‘Worst-case scenario’: Aged-care staff shortages double in nine months

Staff shortages are just one of the problems plaguing the aged-care industry.

Staff shortages are just one of the problems plaguing the aged-care industry. Photo: Getty

Australia’s aged-care industry is hurtling towards a “worst-case scenario” as growing staff shortages threaten to derail efforts to drastically improve care standards, a new report has warned.

The Committee for Economic Development Australia (CEDA) estimated on Tuesday that a critical shortfall of aged-care workers has more than doubled over the past nine months, soaring from 17,000 workers in August to an estimated 30,000 to 35,000 in 2022.

An astonishing 65,000 carers will leave the industry this year alone, CEDA predicts, as poor working conditions and lower migration levels bite into staffing levels and threaten already poor care standards.

CEDA senior economist Cassandra Winzar warned efforts to overhaul the industry after the aged-care royal commission’s shocking findings are now at risk unless more is done to fix the severe shortage of carers.

This includes Labor’s election pledge to fund 24/7 nurses at every aged-care centre, she said.

“The promise and desire for better quality care is fantastic,” Ms Winzar told The New Daily.

“But with the workforce as it currently stands, and work conditions as they currently are, they’re [Labor] not going to be able to deliver on those promises.”

CEDA has called on the Albanese government to encourage more overseas workers to migrate to Australia to fix the staffing crisis over the short term, suggesting a new visa be created and targeted at personal carers.

But Ms Winzar said low pay rates and tough conditions for aged-care workers must also be improved – otherwise Australia would be left with too few workers to care for its rapidly ageing population.

Aged care faces ‘worst-case scenario’

CEDA’s latest report on Australia’s aged-care workforce warns the country is heading towards a “worst-case scenario” where too few staff are entering the industry through migration, and too many local workers are leaving it due to tough conditions and low pay during the pandemic.

If this continues, Ms Winzar warns Australia faces a shortfall of up to 35,000 carers every year.

“With more workers leaving the sector and fewer coming in through migration, the gap between where we need to be to meet demand and where we are currently has essentially doubled,” she wrote.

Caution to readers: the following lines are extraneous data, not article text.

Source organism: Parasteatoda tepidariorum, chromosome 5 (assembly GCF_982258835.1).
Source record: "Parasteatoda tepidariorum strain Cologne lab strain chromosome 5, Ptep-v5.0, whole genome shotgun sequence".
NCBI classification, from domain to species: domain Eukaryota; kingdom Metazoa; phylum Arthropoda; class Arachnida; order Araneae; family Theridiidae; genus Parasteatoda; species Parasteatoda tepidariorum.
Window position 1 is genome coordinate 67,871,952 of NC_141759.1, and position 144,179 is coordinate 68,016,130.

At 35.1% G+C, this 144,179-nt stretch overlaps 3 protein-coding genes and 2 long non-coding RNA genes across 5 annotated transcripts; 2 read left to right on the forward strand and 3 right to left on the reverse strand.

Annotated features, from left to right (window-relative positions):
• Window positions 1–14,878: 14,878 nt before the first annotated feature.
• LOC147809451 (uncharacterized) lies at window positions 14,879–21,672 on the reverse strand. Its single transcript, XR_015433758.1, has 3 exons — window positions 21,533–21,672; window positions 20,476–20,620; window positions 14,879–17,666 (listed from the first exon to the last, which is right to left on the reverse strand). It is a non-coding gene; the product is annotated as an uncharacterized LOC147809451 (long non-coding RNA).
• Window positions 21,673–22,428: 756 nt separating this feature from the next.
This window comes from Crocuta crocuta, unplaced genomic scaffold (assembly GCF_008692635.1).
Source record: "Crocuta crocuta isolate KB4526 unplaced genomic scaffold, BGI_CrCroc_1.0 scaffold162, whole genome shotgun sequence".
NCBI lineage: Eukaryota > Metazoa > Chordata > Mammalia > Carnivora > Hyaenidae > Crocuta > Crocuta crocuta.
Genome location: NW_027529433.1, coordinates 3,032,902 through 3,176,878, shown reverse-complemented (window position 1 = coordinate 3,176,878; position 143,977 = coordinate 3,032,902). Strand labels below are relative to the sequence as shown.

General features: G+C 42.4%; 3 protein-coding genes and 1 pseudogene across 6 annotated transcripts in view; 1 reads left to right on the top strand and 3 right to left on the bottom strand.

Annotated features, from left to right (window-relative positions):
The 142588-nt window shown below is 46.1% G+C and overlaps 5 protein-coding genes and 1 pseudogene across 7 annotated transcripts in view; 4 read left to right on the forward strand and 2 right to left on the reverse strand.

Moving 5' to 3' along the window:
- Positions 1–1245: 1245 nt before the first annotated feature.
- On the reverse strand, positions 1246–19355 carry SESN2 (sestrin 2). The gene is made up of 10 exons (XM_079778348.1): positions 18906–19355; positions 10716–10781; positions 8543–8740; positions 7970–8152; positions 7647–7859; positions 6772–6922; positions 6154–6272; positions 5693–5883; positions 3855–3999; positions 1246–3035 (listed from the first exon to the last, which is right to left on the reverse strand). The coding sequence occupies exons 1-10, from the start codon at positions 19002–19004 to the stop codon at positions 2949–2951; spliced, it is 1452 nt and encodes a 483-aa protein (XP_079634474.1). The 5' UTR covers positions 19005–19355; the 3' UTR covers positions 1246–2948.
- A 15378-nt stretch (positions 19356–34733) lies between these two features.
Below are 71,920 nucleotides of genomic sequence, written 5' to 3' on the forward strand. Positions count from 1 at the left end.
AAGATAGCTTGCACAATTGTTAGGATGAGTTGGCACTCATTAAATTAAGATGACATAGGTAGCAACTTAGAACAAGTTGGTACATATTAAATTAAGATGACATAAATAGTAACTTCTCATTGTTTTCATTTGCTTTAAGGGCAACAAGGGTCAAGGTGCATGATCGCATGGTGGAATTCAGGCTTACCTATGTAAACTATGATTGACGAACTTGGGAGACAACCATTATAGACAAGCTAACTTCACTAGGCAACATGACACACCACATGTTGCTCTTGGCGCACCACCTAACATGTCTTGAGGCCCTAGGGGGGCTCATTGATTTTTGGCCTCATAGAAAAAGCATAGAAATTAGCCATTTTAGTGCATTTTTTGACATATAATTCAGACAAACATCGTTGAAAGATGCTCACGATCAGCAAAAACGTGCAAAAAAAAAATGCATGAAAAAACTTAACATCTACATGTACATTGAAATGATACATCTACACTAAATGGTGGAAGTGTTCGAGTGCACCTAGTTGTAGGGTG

“Without substantial growth in the workforce, not only will we fail to meet the aspiration of improved care (as called for in the royal commission), but our levels of care will likely deteriorate.”

As things stand, CEDA estimates the industry needs an additional 8000 workers a year to at least meet best-practice international standards.

The aged-care royal commission found in 2020 that understaffing was a key driver of horror stories throughout the sector, including malnutrition and maggots found in the wounds of residents.

The Albanese government promised to address these poor standards during the federal election campaign, pledging to lift annual funding for the industry by $2.5 billion.

Its commitments included increasing the individual care time provided by staff and ensuring a nurse is available 24 hours a day, seven days a week at every aged-care centre in the country.

Labor also promised to back a union bid to secure a 25 per cent pay rise for aged-care workers through the independent industrial umpire, which Ms Winzar said would be necessary to stop workers from deserting the industry.

Migrant influx needed

However, CEDA warns a much-needed pay rise for aged-care workers won’t be enough to address immediate crises facing the industry.

That’s partly because there are not enough available workers to fill the vacant job positions.

Ms Winzar said boosting migration was essential to ensuring the sector had enough staff to maintain, and eventually improve, poor care standards.

“Personal care workers, the majority of staff in the sector and the people providing day-to-day care, aren’t on any skilled migration lists,” she said.

“They’re not considered qualified enough for that.”

CEDA recommended the Albanese government add personal care workers to the skilled migration priority list, to make it easier for overseas workers to obtain work visas.

Alternatively, the government could create a new visa category aimed at aged-care staff, it said.

“We’re calling for some sort of direct [visa] pathway for personal carers,” Ms Winzar explained.

“[We need] people who are qualified and want to work in the sector – trained and interested.”

Health Services Union national president Gerard Hayes said plans to expand the migrant workforce must be accompanied by measures that protect existing workers from being undercut and new workers from being exploited.

“We’ve got to ensure there’s no exploitation of workers and that means we have to be looking at wages that are consistent with the expectations of the union and recommendations of the royal commission,” he said.

“We have to get the fundamentals right, and then retraction and attention will be a key issue.”

New Aged Care Minister Anika Wells said in early June that she would work with Immigration Minister Andrew Giles to develop new policies aimed at recruiting carers from overseas.

But the new government has yet to outline any concrete plans, ahead of the budget in October.

Ms Wells said the government is “moving quickly” to implement its aged care election commitments.

“We know the aged care workforce is in crisis; aged care workers have been overstretched and undervalued for far too long,” she said in a statement.

“Labor took a comprehensive 5 point plan to the election to address the issues in the sector and deliver the care that older Australians deserve – and we’re moving quickly to implement it.”

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